Rand Paul to the starting line

If diversity is the secret of winning politics, the Republicans are running the most ambitious cafeteria in town, featuring the favorite dishes of several freshman senators fired by both conviction and ambition. If a hungry customer doesn't see what he wants, there's probably something else coming from the kitchen.

FILE - In this May 24, 2011 file photo, Israeli Prime Minister Benjamin Netanyahu walks with House Speaker  John Boehner of Ohio, to make a statement on Capitol Hill in Washington.  American politicians like to pick and choose when they’ll abide by the storied notion that politics should stop at the water's edge, and when to give that idea a kick in the pants.  (AP Photo/Evan Vucci)

When the thrill of a romance is gone

That pop and crackle in the air is the sound of strains on a romance, like the noise of a cooling wood stove. The Jewish love affair with the Democratic Party has not gone bust by any means but it's beginning to frazzle at the edges, as unrequited love inevitably does. The Democratic left, which now dominates the party, does not like Israel very much.

In this Aug. 17, 2010 file photo, U.S. Attorney Patrick Fitzgerald talks to reporters after a jury found former Gov. Rod Blagojevich guilty on one count of the 24 counts against him in his federal corruption trial. in Chicago. Robert Blagojevich the brother of imprisoned former Illinois Gov. Rod Blagojevich offers fresh details in a new book to back his contention prosecutors used him as a pawn to get his younger sibling on charges he sought to hock President Barack Obama's old U.S. Senate seat. While charges were eventually dropped against him, the Tennessee businessman, says his refusal to turn on his brother made him "collateral damage" of an overzealous prosecution that cost his reputation, $1 million in legal bills and a still-unrepaired family split. (AP Photo/M. Spencer Green, File)

The crimes of the prosecutors

Prosecutors, like cops, usually deal with people who aren't very nice. Prosecutors at every level rarely see the occasional bursts of human kindness that lead the rest of us to see the good among the bad. Unfortunately, some prosecutors, blind to the good among the bad, conclude that evildoers don't deserve a break, that the important thing is to get evildoers behind bars, so anything goes. If no actual evildoers are available, make one up.

Homes with swimming pools border the desert of this neighborhood Friday, April 3, 2015, in Cathedral City, Calif. California Gov. Jerry Brown ordered officials Wednesday to impose statewide mandatory water restrictions for the first time in history as surveyors found the lowest snow level in the Sierra Nevada snowpack in 65 years of record-keeping. (AP Photo/Chris Carlson)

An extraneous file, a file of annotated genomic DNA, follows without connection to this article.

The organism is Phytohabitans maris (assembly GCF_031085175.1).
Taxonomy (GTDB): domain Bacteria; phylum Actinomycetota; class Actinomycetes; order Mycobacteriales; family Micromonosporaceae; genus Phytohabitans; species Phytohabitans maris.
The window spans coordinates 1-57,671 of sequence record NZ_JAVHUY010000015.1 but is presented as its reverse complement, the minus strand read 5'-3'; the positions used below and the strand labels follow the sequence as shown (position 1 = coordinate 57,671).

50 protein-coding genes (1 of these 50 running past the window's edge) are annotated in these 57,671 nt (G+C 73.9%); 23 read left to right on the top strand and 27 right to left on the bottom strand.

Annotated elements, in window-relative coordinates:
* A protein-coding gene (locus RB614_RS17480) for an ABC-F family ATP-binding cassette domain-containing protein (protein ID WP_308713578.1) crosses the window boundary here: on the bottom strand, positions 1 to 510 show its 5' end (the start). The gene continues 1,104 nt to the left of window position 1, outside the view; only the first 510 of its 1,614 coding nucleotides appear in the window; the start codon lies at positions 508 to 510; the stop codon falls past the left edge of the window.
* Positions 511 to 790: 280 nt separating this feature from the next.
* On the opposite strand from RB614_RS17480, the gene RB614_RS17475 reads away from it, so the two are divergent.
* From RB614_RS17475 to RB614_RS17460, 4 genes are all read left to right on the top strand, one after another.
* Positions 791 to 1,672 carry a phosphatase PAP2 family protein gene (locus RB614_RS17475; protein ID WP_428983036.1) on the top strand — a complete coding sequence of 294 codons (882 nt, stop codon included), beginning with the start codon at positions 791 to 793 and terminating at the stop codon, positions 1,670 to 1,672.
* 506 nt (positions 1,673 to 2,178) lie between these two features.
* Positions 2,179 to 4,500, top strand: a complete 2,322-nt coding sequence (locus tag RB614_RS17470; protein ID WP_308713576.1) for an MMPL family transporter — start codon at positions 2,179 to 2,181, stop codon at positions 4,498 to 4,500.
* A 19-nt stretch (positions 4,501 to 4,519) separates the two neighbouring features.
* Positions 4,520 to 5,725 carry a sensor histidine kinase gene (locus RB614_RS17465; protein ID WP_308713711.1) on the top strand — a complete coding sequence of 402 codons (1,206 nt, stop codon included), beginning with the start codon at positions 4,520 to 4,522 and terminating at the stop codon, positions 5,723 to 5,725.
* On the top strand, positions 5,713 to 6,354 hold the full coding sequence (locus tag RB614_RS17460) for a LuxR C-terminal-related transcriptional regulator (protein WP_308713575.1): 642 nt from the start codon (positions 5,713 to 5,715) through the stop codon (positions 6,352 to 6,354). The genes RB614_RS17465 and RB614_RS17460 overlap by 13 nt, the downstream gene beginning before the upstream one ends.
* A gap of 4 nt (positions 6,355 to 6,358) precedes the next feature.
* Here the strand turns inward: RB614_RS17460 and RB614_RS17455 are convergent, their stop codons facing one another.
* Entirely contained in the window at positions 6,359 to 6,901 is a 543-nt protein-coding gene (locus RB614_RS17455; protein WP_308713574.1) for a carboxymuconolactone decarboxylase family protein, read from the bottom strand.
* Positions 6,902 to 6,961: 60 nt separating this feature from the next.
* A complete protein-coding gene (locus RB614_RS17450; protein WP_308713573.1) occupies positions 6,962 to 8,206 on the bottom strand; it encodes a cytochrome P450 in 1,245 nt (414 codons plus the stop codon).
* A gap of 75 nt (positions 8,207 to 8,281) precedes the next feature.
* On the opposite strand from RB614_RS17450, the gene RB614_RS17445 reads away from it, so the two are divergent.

Dry days in California

California excess is the stuff of the tabloids, often entertainment for all, but the drought is not funny. Gov. Jerry Brown has ordered mandatory water restrictions for the first time, extending them far beyond the manicured lawns of Brentwood, the vineyards of Sonoma and the Napa Valley and the scenic coastline of picture postcards. When the going gets tough, the tough will have to turn off the taps. It's going to hurt.

Russian President Vladimir Putin smiles during a meeting on Internet startups in the Novo-Ogaryovo residence outside Moscow, Russia, Friday, March 27, 2015. (AP Photo/RIA-Novosti, Alexei Druzhinin, Presidential Press Service)

President Obama’s dreamy dreams

Words enough to fill an unabridged dictionary went into the tentative "framework" that President Obama and the Western powers reached with Iran to address Iran's pursuit of nuclear weapons. All those words could be distilled in John Lennon's naive refrain: "All we are saying is give peace a chance." While Barack Obama was preoccupied with erecting his "framework," Vladimir Putin was busy, too, reminding his European neighbors that Mao Zedong's favorite and not-so-nave refrain still applies: "Political power grows out of the barrel of a gun."

Opponents of Indiana Senate Bill 101, the Religious Freedom Restoration Act, march past the Indiana Statehouse en route to Lucas Oil Stadium in Indianapolis on Saturday, April 4, 2015 to push for a state law that specifically bars discrimination based on sexual orientation or gender identity. (AP Photo/Doug McSchooler)